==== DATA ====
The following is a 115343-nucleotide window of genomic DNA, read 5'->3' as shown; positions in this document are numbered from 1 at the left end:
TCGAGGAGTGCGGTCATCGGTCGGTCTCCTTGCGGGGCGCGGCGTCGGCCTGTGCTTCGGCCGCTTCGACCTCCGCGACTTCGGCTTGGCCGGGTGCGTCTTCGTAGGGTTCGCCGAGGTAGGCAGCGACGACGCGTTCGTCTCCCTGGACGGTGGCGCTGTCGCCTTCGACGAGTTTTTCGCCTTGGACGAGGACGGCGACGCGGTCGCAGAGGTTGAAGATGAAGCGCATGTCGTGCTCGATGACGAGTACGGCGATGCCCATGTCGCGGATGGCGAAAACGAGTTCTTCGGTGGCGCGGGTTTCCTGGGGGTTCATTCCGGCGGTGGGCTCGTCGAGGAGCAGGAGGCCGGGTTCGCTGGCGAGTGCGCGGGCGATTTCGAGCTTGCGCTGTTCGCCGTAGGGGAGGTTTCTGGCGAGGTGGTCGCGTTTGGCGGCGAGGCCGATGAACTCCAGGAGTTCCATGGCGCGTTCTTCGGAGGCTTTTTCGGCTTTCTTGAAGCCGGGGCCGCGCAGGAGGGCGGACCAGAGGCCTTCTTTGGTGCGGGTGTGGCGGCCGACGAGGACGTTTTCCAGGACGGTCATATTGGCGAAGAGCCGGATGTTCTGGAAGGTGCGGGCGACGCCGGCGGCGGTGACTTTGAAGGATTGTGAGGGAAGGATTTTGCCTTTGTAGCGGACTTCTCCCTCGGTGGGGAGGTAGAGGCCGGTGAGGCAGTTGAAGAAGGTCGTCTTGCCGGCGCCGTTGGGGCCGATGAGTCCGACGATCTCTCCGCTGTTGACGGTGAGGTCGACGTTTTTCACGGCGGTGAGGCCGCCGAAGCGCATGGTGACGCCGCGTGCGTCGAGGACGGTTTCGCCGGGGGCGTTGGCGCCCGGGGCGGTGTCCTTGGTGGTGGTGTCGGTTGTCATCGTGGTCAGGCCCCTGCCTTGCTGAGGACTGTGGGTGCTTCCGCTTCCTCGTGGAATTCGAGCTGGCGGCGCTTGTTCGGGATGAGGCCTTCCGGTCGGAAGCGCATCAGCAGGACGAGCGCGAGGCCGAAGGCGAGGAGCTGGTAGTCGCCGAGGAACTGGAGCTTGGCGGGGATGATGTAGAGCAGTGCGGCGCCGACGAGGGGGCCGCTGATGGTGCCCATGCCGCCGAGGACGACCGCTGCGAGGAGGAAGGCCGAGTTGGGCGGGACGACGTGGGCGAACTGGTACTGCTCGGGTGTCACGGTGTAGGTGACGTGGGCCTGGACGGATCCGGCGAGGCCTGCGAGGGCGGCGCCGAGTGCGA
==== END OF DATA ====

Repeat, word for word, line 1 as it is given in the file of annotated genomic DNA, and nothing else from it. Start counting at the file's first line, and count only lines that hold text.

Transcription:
The following is a 115343-nucleotide window of genomic DNA, read 5'->3' as shown; positions in this document are numbered from 1 at the left end: